Companies categorized as Blue (VIP) will enjoy a number of privileges. They will be allowed to:
- Hire anybody from anywhere in the world;
- Apply for new visas for foreign workers with open professions through e-services, provided they remain in the blue category after issuance of new visas;
- Change the professions of their foreign workers to other professions, including those restricted to Saudi nationals, but except those which have been identified by the Saudi Council of Ministers;
- Hire foreign workers from Yellow and Red categories without the permission of their employers;
- Renew work permits of their foreign workers irrespective of their period of stay in the Kingdom; and
- Apply for replacement visas.
- Companies categorized as Green (Excellent) may
- Apply for new foreign workers’ visas not more than once every two months;
- Obtain one replacement visa for every two transactions for exit-only visas;
- Change the professions of their foreign workers to other professions, except those which are restricted to Saudi nationals;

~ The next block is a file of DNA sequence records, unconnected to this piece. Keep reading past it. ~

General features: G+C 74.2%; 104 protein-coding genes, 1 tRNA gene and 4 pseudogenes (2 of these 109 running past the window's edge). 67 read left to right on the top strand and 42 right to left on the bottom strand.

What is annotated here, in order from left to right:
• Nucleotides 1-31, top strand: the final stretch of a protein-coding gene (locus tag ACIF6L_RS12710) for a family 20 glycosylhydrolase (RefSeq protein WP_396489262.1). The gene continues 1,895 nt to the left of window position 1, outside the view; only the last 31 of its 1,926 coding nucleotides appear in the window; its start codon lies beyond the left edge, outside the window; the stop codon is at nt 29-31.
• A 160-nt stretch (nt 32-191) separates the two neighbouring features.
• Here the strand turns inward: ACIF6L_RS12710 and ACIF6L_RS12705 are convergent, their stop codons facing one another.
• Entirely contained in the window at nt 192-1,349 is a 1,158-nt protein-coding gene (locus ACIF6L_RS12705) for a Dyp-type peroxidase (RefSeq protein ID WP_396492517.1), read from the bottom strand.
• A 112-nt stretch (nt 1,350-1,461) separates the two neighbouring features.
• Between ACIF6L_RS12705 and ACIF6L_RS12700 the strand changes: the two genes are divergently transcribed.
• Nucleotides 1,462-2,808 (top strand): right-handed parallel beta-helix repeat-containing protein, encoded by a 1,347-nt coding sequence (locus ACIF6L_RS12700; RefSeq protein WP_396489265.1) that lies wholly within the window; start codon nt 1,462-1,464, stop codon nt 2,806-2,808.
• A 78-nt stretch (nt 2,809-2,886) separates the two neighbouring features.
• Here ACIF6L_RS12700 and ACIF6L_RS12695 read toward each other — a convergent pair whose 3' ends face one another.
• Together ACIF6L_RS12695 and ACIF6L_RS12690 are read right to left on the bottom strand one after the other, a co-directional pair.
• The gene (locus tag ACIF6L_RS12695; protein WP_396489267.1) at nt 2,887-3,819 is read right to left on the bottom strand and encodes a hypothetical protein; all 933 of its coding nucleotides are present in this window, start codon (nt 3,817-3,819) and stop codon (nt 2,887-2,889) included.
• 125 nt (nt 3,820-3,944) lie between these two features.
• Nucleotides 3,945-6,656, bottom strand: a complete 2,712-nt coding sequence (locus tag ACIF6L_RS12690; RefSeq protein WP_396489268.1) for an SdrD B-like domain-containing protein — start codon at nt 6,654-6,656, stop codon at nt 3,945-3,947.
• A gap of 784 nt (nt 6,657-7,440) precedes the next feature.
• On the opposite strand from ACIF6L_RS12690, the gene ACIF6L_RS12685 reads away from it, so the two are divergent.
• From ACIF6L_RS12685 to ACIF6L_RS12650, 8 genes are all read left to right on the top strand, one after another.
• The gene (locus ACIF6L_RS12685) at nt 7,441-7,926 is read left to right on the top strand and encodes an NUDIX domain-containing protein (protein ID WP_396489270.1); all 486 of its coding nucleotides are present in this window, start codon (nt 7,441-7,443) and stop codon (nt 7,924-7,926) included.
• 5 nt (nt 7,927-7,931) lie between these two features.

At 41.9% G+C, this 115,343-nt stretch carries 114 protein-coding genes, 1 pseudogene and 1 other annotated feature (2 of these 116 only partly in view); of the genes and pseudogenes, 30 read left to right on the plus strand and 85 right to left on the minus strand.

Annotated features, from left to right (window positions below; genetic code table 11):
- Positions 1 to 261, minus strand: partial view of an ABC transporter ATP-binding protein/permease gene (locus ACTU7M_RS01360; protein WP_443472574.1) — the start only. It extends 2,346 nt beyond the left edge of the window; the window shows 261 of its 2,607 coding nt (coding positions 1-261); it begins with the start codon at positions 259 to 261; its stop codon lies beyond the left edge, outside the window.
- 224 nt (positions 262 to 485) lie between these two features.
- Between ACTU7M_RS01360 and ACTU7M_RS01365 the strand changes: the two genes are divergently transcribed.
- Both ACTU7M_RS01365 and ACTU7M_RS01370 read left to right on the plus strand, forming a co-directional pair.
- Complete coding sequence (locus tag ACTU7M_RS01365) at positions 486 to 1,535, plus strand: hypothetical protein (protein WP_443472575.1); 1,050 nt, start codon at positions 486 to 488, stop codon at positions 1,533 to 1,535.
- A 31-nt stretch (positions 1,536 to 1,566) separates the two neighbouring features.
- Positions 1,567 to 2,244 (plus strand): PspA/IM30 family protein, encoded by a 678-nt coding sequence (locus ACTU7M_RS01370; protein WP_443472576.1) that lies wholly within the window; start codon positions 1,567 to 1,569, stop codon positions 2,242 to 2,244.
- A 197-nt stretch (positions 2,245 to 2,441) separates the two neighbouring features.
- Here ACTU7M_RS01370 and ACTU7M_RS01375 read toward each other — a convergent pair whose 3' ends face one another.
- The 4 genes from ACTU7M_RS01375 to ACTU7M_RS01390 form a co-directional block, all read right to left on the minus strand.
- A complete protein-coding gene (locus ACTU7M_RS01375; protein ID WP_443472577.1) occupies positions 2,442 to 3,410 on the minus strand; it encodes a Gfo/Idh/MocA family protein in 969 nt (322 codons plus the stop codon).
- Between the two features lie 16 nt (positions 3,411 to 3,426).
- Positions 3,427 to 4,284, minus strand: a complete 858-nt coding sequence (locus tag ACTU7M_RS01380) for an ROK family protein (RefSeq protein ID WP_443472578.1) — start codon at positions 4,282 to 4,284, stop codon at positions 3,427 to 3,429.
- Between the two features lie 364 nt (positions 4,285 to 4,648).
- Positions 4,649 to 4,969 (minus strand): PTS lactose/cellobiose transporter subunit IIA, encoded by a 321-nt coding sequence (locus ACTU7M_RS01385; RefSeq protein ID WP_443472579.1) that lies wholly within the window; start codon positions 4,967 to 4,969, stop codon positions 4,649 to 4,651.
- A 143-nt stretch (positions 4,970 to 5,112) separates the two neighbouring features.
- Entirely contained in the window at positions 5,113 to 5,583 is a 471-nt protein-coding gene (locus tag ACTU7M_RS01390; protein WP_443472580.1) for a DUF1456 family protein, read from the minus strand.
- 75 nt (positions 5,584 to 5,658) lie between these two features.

- Renew work permits of its foreign workers regardless of their period of stay in the Kingdom; and
- Hire foreign workers from companies in the Red and Yellow categories without the permission of their employers.
What are the restrictions for companies under the Yellow and Red categories?
Yellow category establishments will NOT be able to:
- Apply for new visas;
- Hire or transfer foreign workers from any of the categories; and
- Change the profession of its foreign workers.
- They will also lose control over their foreign workers because they will be free to sign contracts with new employers in the Blue and Green categories.
- However, they would still be able to:
- Obtain one replacement visa for every two workers who have left the KSA for good;
- Renew the work permits of its foreign workers regardless of their stay, provided the remaining period in their foreign workers’ residence permits is at least three months on the date of renewal; and
- Renew the work permits of its foreign workers, provided these workers have not spent a total of more than six years with their employers.
- Red category companies will NOT be able to:
- Apply for new, replacement, or seasonal visa;
- Change their foreign workers’ professions;
- Hire or transfer foreign workers from any category;
- File application for opening new enterprises (whether they are branches or entities).
They will also lose control over their foreign workers because they will be free to sign contracts with new employers in the Blue and Green categories. They will also be barred from renewing the work visas of their entire foreign staff.
Will Saudization affect the employment of OFWs in Saudi Arabia and up to what extent?